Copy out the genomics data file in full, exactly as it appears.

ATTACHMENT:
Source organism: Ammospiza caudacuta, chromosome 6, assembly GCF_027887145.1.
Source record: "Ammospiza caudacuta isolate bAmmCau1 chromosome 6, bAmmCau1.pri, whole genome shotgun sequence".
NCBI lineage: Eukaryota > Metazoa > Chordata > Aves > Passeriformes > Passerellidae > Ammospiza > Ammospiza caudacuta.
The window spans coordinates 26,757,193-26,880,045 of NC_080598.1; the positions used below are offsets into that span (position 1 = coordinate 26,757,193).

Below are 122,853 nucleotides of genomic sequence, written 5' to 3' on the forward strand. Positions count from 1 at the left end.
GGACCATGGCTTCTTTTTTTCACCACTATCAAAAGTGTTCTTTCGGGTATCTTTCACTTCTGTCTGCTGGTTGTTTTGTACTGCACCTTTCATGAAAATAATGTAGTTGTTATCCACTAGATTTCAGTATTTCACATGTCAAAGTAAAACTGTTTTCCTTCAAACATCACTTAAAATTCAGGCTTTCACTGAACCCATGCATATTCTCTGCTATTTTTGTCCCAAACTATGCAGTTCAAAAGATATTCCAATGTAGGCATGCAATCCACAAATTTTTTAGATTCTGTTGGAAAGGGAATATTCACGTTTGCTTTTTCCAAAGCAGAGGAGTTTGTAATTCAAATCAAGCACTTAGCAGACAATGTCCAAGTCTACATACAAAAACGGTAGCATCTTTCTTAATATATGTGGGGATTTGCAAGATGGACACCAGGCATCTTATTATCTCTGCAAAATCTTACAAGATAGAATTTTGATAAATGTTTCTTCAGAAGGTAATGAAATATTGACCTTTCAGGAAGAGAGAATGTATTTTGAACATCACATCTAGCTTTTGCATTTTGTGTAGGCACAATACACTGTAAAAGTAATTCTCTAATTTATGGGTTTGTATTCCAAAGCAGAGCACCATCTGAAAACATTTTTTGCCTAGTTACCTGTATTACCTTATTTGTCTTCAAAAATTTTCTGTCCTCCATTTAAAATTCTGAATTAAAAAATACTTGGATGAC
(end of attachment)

Source organism: Ammospiza caudacuta, chromosome 6, assembly GCF_027887145.1.
Source record: "Ammospiza caudacuta isolate bAmmCau1 chromosome 6, bAmmCau1.pri, whole genome shotgun sequence".
NCBI lineage: Eukaryota > Metazoa > Chordata > Aves > Passeriformes > Passerellidae > Ammospiza > Ammospiza caudacuta.
The window spans coordinates 26,757,193-26,880,045 of NC_080598.1; the positions used below are offsets into that span (position 1 = coordinate 26,757,193).

Below are 122,853 nucleotides of genomic sequence, written 5' to 3' on the forward strand. Positions count from 1 at the left end.
GGACCATGGCTTCTTTTTTTCACCACTATCAAAAGTGTTCTTTCGGGTATCTTTCACTTCTGTCTGCTGGTTGTTTTGTACTGCACCTTTCATGAAAATAATGTAGTTGTTATCCACTAGATTTCAGTATTTCACATGTCAAAGTAAAACTGTTTTCCTTCAAACATCACTTAAAATTCAGGCTTTCACTGAACCCATGCATATTCTCTGCTATTTTTGTCCCAAACTATGCAGTTCAAAAGATATTCCAATGTAGGCATGCAATCCACAAATTTTTTAGATTCTGTTGGAAAGGGAATATTCACGTTTGCTTTTTCCAAAGCAGAGGAGTTTGTAATTCAAATCAAGCACTTAGCAGACAATGTCCAAGTCTACATACAAAAACGGTAGCATCTTTCTTAATATATGTGGGGATTTGCAAGATGGACACCAGGCATCTTATTATCTCTGCAAAATCTTACAAGATAGAATTTTGATAAATGTTTCTTCAGAAGGTAATGAAATATTGACCTTTCAGGAAGAGAGAATGTATTTTGAACATCACATCTAGCTTTTGCATTTTGTGTAGGCACAATACACTGTAAAAGTAATTCTCTAATTTATGGGTTTGTATTCCAAAGCAGAGCACCATCTGAAAACATTTTTTGCCTAGTTACCTGTATTACCTTATTTGTCTTCAAAAATTTTCTGTCCTCCATTTAAAATTCTGAATTAAAAAATACTTGGATGAC